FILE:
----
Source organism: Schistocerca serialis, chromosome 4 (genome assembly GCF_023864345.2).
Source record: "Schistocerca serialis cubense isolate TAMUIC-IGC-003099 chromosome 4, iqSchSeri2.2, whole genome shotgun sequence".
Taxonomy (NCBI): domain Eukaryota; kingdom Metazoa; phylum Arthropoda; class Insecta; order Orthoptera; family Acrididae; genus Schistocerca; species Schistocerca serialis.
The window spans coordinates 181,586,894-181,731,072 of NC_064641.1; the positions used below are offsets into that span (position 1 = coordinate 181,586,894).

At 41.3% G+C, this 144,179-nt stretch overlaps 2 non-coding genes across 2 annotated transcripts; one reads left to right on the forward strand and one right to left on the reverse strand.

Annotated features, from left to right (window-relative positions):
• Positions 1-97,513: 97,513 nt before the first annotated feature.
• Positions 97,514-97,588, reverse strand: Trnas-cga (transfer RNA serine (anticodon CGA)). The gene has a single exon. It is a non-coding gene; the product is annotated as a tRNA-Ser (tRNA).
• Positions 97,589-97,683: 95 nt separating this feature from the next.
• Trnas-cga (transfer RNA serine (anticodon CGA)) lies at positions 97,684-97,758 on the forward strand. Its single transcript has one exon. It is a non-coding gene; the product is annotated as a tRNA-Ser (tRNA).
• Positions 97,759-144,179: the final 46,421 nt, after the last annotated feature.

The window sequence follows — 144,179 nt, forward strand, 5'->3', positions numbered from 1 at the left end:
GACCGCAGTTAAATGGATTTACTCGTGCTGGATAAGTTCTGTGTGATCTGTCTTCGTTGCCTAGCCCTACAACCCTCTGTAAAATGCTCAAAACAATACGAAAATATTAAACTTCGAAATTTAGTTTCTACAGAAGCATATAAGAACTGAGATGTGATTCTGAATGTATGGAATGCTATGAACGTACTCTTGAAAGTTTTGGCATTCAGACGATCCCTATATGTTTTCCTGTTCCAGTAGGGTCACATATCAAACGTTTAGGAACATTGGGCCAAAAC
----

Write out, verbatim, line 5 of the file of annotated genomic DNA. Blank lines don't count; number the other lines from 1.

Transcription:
At 41.3% G+C, this 144,179-nt stretch overlaps 2 non-coding genes across 2 annotated transcripts; one reads left to right on the forward strand and one right to left on the reverse strand.